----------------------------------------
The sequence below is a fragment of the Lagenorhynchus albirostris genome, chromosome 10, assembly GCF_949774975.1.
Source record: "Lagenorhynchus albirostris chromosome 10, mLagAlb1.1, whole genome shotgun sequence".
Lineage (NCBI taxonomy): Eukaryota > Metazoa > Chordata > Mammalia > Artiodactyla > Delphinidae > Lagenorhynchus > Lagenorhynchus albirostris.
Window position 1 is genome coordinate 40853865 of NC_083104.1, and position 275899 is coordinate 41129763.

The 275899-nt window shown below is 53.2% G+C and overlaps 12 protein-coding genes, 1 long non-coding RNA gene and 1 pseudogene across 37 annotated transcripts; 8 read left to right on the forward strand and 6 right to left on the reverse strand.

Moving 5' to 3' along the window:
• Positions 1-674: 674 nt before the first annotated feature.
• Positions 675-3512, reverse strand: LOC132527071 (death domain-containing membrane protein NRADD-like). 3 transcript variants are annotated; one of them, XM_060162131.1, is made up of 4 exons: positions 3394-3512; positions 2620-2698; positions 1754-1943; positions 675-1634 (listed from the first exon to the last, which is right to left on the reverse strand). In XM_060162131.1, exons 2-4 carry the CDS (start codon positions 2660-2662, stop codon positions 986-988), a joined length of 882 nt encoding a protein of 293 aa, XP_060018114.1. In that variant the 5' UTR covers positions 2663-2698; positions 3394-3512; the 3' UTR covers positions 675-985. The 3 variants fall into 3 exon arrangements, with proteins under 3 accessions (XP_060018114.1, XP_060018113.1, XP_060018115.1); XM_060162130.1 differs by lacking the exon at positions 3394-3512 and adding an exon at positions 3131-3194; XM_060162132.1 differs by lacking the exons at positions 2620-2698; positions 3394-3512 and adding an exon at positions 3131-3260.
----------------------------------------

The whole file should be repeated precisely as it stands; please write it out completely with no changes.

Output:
The sequence below is a fragment of the Lagenorhynchus albirostris genome, chromosome 10, assembly GCF_949774975.1.
Source record: "Lagenorhynchus albirostris chromosome 10, mLagAlb1.1, whole genome shotgun sequence".
Lineage (NCBI taxonomy): Eukaryota > Metazoa > Chordata > Mammalia > Artiodactyla > Delphinidae > Lagenorhynchus > Lagenorhynchus albirostris.
Window position 1 is genome coordinate 40853865 of NC_083104.1, and position 275899 is coordinate 41129763.

The 275899-nt window shown below is 53.2% G+C and overlaps 12 protein-coding genes, 1 long non-coding RNA gene and 1 pseudogene across 37 annotated transcripts; 8 read left to right on the forward strand and 6 right to left on the reverse strand.

Moving 5' to 3' along the window:
• Positions 1-674: 674 nt before the first annotated feature.
• Positions 675-3512, reverse strand: LOC132527071 (death domain-containing membrane protein NRADD-like). 3 transcript variants are annotated; one of them, XM_060162131.1, is made up of 4 exons: positions 3394-3512; positions 2620-2698; positions 1754-1943; positions 675-1634 (listed from the first exon to the last, which is right to left on the reverse strand). In XM_060162131.1, exons 2-4 carry the CDS (start codon positions 2660-2662, stop codon positions 986-988), a joined length of 882 nt encoding a protein of 293 aa, XP_060018114.1. In that variant the 5' UTR covers positions 2663-2698; positions 3394-3512; the 3' UTR covers positions 675-985. The 3 variants fall into 3 exon arrangements, with proteins under 3 accessions (XP_060018114.1, XP_060018113.1, XP_060018115.1); XM_060162130.1 differs by lacking the exon at positions 3394-3512 and adding an exon at positions 3131-3194; XM_060162132.1 differs by lacking the exons at positions 2620-2698; positions 3394-3512 and adding an exon at positions 3131-3260.